As cyber criminals and hackers ramp up their attacks on businesses amid coronavirus-related disruption, companies are also facing another equally grave security threat: their own employees.
Companies are increasingly turning to Big Brother-style surveillance tools to stop staff from leaking or stealing sensitive data, as millions work away from the watchful eyes of their bosses and waves of job cuts leave some workers disgruntled.
In particular, a brisk market has sprung up for cyber security groups that wield machine learning and analytics to crunch data on employees’ activity and proactively flag worrying behaviours.
“We’re seeing people say, ‘I need better visibility into what my employees are doing with all of our data at home’,” said Joe Payne, chief executive of cloud security group Code42, which tracks and analyses employees’ activity on work devices. The group examines factors including when an employee typically works, what files they access and how much data they download.
“[Employers can ask] — if we have 10,000 employees, can you tell us who the most high-risk people are?” he said, adding that his company was handling a rise in cases of data theft among clients.
According to Mordor Intelligence, the $1.2bn data loss prevention market is set to balloon to $3.8bn by 2025, as many businesses migrate their data to the cloud.
So-called insider threats encompass employees unintentionally sharing private data outside of workplace networks, but also the deliberate stealing of data, typically motivated by financial opportunity or a grudge against an employer. Rarer, but a growing issue, is intellectual property theft and espionage on behalf of foreign governments.
Already more than a third of data breaches involve internal actors, according to a 2019 Verizon analysis of more than 40,000 incidents. At an exclusive meeting of top corporate cyber security heads at RSA, one of the largest cyber security conferences earlier this year, delegates labelled insider threats as their number one concern, according to one person in attendance — above nation state activity and threats from cyber criminals.
Traditionally, groups such as McAfee have offered tools that detect and block the exfiltration of sensitive data automatically. But there are also newer groups that seek to proactively alert employers to anomalous activity through behavioural analysis of data — which can involve screenshots and keystroke logging — and then place the onus on those employers to act in a way they see fit.
Falling under this category, Code42, Teramind, Behavox and InterGuard all told the Financial Times that they were seeing a rise in interest from potential clients under lockdown.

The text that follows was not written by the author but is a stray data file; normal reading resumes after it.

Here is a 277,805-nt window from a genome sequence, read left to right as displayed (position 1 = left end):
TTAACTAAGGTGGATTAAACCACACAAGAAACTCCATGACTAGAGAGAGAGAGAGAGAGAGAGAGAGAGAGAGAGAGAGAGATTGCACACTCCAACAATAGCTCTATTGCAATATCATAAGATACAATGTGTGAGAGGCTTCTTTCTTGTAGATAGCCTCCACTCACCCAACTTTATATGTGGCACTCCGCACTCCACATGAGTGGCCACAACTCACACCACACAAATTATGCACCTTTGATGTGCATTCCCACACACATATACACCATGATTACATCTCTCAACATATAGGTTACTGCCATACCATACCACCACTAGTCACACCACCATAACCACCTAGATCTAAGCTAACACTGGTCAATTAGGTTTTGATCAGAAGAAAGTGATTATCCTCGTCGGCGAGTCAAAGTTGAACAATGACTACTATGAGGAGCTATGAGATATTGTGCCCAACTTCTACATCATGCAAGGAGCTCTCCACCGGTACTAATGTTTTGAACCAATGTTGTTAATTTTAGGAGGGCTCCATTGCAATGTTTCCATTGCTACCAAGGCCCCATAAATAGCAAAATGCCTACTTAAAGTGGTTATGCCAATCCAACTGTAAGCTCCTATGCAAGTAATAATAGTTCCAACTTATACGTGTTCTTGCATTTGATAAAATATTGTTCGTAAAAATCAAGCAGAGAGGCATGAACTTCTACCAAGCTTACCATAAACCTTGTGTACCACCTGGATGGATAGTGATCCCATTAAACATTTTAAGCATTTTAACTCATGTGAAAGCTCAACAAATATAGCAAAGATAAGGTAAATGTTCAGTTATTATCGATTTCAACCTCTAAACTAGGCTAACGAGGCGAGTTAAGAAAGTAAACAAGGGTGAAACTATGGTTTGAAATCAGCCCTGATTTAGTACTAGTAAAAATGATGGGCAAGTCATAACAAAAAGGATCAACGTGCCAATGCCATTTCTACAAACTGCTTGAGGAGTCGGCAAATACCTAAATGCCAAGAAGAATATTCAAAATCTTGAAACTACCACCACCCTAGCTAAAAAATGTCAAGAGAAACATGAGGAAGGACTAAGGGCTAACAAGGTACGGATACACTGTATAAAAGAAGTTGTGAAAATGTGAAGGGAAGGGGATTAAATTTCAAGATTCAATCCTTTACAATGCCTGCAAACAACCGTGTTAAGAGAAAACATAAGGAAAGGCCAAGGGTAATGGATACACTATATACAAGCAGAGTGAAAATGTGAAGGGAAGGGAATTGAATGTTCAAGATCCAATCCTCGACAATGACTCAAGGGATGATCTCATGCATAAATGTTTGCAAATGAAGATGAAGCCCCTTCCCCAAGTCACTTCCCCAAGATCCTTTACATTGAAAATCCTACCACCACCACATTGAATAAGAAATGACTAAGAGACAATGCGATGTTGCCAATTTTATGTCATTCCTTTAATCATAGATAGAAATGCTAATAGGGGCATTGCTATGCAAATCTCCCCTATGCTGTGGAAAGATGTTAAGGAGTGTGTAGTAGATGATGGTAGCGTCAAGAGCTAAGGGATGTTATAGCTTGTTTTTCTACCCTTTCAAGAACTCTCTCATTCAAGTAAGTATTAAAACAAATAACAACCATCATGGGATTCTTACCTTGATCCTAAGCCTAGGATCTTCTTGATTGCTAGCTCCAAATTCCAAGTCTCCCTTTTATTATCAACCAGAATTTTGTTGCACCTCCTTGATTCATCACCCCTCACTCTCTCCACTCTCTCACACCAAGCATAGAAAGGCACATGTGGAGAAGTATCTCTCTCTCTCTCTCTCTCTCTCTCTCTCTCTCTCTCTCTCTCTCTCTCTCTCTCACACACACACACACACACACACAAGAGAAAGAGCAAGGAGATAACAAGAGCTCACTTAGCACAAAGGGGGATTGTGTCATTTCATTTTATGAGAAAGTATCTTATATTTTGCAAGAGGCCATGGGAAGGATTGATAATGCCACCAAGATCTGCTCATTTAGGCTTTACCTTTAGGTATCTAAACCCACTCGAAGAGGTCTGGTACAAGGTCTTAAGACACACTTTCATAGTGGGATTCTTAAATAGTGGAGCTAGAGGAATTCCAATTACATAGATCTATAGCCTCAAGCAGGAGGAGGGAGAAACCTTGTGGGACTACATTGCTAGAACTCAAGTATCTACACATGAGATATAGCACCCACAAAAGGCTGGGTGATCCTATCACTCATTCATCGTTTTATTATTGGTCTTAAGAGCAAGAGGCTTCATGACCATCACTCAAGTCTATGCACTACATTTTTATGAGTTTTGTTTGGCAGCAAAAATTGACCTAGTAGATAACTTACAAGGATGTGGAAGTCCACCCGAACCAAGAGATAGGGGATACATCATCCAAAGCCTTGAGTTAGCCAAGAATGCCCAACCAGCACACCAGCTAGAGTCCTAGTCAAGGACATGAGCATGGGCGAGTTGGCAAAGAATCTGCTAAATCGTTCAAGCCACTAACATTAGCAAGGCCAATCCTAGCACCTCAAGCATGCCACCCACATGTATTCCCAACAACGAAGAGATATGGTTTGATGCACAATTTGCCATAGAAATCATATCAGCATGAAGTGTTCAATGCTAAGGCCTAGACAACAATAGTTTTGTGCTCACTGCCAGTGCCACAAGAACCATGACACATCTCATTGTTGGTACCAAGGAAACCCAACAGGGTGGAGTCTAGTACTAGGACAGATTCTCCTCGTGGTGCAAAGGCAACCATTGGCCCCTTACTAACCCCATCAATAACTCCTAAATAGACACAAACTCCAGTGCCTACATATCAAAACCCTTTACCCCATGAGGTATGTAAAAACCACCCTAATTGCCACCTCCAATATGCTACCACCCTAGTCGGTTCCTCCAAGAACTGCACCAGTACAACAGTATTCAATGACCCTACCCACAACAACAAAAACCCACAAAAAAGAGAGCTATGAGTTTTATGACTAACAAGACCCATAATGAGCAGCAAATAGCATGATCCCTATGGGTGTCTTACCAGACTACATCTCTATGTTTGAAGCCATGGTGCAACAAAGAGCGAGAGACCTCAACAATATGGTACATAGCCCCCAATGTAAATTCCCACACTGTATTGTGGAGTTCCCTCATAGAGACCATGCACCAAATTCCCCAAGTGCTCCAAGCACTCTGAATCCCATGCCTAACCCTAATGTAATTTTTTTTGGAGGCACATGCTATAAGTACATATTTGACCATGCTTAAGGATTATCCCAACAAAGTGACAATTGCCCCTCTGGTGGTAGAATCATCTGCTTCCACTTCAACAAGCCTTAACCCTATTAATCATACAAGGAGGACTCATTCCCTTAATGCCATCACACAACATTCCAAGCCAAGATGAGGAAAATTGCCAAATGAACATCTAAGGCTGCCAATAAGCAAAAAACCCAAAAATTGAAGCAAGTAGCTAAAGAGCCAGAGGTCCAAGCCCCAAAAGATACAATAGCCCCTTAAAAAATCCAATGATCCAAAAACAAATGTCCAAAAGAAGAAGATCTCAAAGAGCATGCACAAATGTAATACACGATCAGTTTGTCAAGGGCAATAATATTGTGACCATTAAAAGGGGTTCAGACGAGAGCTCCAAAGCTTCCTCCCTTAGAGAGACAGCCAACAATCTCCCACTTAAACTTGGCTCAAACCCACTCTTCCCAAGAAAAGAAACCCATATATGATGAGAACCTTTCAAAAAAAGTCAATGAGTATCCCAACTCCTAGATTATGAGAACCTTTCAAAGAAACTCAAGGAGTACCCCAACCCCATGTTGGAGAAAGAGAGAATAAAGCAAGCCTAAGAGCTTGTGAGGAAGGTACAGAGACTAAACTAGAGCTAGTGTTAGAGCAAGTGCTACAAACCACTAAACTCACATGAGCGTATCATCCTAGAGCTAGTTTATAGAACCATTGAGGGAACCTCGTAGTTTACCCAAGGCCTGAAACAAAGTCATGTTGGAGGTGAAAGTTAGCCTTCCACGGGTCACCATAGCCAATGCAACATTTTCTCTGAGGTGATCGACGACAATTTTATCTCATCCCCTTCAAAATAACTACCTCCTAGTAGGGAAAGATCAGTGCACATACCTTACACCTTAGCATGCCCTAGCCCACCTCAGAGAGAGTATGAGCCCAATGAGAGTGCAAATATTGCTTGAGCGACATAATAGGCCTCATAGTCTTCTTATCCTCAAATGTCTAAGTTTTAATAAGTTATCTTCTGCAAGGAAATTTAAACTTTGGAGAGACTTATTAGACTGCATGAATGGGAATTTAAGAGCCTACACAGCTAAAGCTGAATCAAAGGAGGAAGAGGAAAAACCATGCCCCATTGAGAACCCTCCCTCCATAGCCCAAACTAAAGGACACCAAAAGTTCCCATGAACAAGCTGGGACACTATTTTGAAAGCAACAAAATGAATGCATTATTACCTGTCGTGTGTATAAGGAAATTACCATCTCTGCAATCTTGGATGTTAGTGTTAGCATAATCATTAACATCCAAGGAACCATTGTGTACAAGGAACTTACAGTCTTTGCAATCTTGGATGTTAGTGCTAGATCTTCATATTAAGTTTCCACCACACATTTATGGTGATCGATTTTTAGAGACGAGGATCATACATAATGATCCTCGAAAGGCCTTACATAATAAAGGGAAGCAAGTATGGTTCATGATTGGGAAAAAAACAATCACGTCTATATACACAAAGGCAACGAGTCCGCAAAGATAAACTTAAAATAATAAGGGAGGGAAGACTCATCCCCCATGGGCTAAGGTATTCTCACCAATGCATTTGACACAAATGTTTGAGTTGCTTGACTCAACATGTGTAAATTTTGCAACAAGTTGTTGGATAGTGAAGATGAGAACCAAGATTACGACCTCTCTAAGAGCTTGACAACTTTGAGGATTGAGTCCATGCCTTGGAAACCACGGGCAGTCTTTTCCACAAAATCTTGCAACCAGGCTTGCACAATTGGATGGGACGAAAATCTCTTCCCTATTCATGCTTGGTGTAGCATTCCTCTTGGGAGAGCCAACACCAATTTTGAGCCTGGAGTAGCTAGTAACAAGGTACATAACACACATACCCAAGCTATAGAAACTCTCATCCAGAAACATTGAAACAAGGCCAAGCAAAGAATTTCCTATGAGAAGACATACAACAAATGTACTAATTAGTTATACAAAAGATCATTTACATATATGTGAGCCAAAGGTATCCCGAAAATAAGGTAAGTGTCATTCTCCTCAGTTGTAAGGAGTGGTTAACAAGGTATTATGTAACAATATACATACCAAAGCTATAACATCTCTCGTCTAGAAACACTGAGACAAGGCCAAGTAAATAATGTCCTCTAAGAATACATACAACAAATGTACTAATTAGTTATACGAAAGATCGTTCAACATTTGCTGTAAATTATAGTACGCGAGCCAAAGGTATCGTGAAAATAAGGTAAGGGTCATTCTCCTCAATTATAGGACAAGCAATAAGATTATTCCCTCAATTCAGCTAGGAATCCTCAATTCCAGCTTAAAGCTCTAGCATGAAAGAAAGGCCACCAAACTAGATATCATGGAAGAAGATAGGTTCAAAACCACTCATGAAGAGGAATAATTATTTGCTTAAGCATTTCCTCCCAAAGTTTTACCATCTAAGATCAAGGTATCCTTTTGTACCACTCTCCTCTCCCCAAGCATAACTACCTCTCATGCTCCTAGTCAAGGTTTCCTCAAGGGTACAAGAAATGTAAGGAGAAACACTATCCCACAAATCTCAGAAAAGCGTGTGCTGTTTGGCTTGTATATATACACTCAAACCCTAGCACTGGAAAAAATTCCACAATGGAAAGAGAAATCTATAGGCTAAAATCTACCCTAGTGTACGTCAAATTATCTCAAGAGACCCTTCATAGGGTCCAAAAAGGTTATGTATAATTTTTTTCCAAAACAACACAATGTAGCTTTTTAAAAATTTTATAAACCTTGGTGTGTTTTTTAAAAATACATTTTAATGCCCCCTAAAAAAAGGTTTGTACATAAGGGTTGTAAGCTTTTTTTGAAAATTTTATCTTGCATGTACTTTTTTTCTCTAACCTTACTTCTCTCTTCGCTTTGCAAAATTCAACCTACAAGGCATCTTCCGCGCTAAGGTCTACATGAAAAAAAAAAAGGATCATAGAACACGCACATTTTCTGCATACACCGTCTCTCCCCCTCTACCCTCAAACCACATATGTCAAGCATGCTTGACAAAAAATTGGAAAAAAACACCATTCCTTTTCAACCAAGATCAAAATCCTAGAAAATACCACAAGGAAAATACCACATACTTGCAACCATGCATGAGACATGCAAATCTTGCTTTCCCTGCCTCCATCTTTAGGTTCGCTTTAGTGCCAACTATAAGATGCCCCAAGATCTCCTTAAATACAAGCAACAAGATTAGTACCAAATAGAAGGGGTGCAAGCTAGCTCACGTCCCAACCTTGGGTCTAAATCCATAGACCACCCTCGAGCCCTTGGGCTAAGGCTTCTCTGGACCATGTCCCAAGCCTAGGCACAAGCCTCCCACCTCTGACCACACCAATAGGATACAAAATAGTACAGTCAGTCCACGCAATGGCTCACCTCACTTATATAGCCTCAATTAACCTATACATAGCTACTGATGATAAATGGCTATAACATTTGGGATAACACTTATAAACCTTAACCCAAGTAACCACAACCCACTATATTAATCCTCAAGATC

“There is an increase [during this pandemic] in people trying to steal intellectual property — reports or valuable HR data, client lists,” said Erkin Adylov, chief executive of artificial intelligence group Behavox, which in February raised $100m from SoftBank’s Vision Fund 2.
Its software analyses 150 data types to produce insights about employees’ behaviour, including using natural language processing of email and workplace chats to assess “employee sentiment”, he said. “Maybe there is uncertainty about [whether] the people are going to [keep] their job,” Mr Adylov added.
“The market is moving very fast. I would say it’s probably growing at a clip of 100 per cent a year. The demand is outstripping supply,” he said.
The risk of nation states opportunistically grooming employees for cyber espionage purposes is also a growing threat, several experts said. The issue was thrust into the spotlight recently when US officials last year charged two Twitter employees with mining data from the company’s internal systems to send to Saudi Arabia.
“If I were a nation state actor [involved in cyber espionage] . . . certainly this is an opportunity to exploit some realities that exist. This is a heightened environment,” said Homayun Yaqub, a senior security strategist at cyber group Forcepoint.
Executives at Strider Technologies, which wields proprietary data sets and human intelligence to help companies combat economic espionage, said it was seeing more recruitment of foreign spies, particularly by China, take place online under lockdown, rather than at events and conferences. “We’re providing [customers] with the capability to respond to that [changing] adversary tactic,” said chief executive Greg Levesque.
Nevertheless, critics argue that the technology is still nascent and further investment is needed to develop a more accurate understanding of what risky patterns of behaviour look like.
And while employers have long been able to legally monitor emails and web activity for signs of external cyber security threats, for some there is a discomfort about the privacy and trust implications of using such tools on staff.
“It’s intrusive, it’s not very culturally palatable,” said former US army intelligence sergeant and former Palantir executive Greg Barbaccia. “To me, the insider threat is a cultural human problem. If someone wants to be malicious . . . you need to solve the human problem.”
Omer Tene, vice-president of the International Association of Privacy Professionals, said: “Data breaches have been a huge issue. It’s understandable why businesses would want to protect against that. I wouldn’t be alarmist.
“But you need to be aware as a business and a technology of the creepy line,” he added. “Are you doing anything . . . unexpected that will trigger backlash?”